RuralSurvival.infoâ„ 
Sponsor

RuralSurvival.infoâ„ 


This page was last updated on Friday, 14 March, 2014.

Full Metal Gardening


By Sue Moore
14 March, 2014


Snakes and creepy crawlies really freak me out. Just thinking about them makes my whole being contract in an involuntary shudder and I think “ewwww”! I hate snakes, spiders, ground wasps, ticks, southern no-see-ums, and mosquitoes, but you will have to engage in full contact if you want to be a gardener’s gardener, if you want the green leather jacket. If you have no ambition in this regard and are a reluctant gardener then you won’t care anyway and you’ll do as you please.

I try to enjoy the late winter and early spring chores in my garden before the really warm weather sets in, and I’m forced to deal with these PUNKS. As I’m sipping my coffee writing this down I remember one of my best memories – EVER - was forged in the hell of full metal gardening.

Having started my narrative with this topic, let me state for the record that I pity the newbie gardener who thinks he/she can just throw a handful of seeds in the raw ground on whim and expect to get instant gratification without putting in the required dues. I think if you do with no dues or doodoo, then you just got lucky.

There is nothing wrong with learning and starting to garden. Everyone must start somehow. Just know that those of us with scarred up legs from scratching mosquito bites, and swollen, cut and gnarled knuckles from outdoor work, will squint at you through our sun-kissed, tan-delineated crow’s feet and howl with maniacal laughter at the hazing we know you are about to suffer. At least that’s what we delight in thinking because most of us have had to learn through mistakes and really hardy sweaty work. Yes it’s rather petty, isn’t it? But odds are you will have a similar learning curve and somehow that gives seasoned gardeners weird comfort. It’s a rite of passage. (Ignore our grumpiness and do it anyway.)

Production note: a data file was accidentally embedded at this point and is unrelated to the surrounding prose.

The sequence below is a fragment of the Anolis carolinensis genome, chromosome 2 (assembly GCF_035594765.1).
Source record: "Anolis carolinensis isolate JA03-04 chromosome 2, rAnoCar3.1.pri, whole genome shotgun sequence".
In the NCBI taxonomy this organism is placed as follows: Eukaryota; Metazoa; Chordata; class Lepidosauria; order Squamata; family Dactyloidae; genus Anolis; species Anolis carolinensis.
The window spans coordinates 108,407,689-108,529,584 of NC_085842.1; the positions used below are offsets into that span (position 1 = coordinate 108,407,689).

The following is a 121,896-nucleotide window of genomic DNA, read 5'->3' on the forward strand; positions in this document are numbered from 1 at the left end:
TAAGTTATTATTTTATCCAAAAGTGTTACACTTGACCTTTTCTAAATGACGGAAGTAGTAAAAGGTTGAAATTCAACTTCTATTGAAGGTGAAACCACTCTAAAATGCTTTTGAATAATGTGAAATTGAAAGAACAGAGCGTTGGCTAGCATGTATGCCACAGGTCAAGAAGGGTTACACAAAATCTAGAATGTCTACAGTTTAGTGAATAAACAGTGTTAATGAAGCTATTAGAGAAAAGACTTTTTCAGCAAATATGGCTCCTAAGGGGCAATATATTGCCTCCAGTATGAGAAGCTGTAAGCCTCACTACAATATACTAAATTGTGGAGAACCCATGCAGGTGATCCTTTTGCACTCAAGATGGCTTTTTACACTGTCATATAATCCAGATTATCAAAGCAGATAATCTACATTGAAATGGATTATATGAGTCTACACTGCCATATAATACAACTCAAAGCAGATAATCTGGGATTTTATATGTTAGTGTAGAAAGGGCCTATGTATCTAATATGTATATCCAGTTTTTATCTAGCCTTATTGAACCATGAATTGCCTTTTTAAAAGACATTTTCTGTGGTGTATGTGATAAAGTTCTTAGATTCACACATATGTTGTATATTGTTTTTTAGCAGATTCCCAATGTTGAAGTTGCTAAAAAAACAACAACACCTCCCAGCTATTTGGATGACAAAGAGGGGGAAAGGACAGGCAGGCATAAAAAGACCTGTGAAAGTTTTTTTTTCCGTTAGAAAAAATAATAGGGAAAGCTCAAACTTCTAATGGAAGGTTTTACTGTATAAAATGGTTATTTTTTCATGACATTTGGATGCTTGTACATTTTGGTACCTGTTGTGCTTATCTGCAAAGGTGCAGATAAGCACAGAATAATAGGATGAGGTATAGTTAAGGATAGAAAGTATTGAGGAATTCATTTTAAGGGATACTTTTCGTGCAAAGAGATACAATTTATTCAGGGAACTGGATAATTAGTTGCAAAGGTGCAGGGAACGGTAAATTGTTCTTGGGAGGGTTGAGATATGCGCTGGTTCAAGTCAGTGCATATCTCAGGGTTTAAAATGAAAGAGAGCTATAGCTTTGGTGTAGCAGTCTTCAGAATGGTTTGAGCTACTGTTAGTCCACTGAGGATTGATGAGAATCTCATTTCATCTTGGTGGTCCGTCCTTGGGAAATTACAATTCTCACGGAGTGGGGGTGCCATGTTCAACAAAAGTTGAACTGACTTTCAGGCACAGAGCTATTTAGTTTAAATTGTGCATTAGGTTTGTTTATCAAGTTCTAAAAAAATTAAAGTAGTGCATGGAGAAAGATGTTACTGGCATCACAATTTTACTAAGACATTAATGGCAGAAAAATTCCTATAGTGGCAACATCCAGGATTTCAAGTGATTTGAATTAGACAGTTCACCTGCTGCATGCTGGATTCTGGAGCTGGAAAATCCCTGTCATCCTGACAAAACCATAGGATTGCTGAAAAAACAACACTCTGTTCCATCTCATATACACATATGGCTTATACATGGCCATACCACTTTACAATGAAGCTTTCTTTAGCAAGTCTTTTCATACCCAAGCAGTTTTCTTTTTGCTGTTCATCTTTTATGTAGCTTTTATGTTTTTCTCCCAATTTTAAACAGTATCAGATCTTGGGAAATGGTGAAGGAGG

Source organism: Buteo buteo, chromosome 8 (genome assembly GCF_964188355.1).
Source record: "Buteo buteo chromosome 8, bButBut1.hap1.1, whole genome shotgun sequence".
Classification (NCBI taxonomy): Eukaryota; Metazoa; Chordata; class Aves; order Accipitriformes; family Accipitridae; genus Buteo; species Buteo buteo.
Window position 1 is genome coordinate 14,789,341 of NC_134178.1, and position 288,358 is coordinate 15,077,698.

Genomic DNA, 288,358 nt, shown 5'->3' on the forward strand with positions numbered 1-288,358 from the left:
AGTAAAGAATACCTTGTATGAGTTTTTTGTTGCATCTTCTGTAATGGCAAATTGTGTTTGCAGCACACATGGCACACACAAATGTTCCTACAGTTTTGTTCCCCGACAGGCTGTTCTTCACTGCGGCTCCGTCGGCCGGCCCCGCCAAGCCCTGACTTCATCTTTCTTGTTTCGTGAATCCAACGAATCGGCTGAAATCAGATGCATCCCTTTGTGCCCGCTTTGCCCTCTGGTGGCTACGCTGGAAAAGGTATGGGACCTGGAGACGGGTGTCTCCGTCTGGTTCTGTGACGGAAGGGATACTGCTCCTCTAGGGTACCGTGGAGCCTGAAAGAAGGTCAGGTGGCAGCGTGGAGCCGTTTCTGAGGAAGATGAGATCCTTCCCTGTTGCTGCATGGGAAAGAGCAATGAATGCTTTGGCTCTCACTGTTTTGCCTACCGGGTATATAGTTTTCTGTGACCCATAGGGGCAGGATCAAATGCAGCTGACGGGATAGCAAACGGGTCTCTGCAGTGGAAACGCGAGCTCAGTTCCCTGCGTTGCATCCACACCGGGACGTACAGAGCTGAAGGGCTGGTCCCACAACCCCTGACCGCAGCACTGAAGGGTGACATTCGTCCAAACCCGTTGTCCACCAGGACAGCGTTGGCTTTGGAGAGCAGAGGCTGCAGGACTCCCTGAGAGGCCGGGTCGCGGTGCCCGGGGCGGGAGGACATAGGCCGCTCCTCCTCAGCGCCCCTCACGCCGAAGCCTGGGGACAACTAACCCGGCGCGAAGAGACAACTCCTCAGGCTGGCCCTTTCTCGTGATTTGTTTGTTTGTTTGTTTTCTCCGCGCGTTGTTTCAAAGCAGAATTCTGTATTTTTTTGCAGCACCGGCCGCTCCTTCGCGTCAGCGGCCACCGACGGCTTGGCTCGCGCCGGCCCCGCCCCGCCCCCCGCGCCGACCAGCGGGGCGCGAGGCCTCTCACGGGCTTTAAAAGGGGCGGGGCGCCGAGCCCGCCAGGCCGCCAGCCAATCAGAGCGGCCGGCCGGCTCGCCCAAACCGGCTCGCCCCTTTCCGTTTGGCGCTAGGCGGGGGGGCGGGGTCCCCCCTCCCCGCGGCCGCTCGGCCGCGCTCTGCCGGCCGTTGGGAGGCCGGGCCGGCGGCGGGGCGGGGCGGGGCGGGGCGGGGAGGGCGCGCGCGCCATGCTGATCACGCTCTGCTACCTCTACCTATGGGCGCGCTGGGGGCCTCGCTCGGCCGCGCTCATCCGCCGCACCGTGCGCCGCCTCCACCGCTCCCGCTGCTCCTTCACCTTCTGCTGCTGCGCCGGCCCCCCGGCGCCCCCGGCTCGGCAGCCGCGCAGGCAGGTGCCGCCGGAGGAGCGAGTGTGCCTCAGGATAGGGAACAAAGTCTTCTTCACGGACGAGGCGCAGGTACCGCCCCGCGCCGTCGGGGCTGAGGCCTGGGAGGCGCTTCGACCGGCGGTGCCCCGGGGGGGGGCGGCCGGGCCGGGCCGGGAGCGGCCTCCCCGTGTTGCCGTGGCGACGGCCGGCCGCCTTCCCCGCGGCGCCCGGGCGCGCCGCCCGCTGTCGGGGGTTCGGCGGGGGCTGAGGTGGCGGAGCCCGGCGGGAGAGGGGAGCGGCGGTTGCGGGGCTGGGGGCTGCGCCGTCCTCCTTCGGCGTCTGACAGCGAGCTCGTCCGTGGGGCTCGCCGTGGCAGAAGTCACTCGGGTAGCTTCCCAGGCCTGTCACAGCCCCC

I garden with a menagerie of fur children who have house privileges and think they’re people. Usually that is made up of the Border collie, the aging Yorkshire terriers and the cat. Sometimes more uninvited live spectators show up in the peanut gallery…and this is how my best story begins.

Now at the time of this vignette the Border collie is our farm dog, Samantha Jane. She was a rescue, as most of my animal companions tend to be over the years, and a farm was just the rehab she needed to become a grounded happy and useful family member. So she’s content in her role as watcher, protector…and companion to everybody else.

The Yorkies are a tad more difficult to describe. They were acquired as a child substitutes for me I think, as my children grew, developed outside interests and eventually flew away from the nest. Undoubtedly they are cute and mismatched wet-nosed mops with pitiful chocolate marbles for eyes– who are my constant shadows and will whine pitifully if I leave their sight for any reason. They are great fillers for a self-described neglected human mama’s emotional needs, but also restrictive at times like a prison ankle bracelet. So with separation anxiety a sad issue, they are always at my heels. I kind of like it.

Then there’s the cat. Yes…as you guessed, she considers me adequate household staff at court where she is the undisputed queen and deigns to proffer a soft paw and whiskered kiss now and then. She will often smear her lip on me when feeling really needy and then attaches herself like glue to my lap. Needless to add I’m completely smitten by all of them and would defend them like the family they are, of course.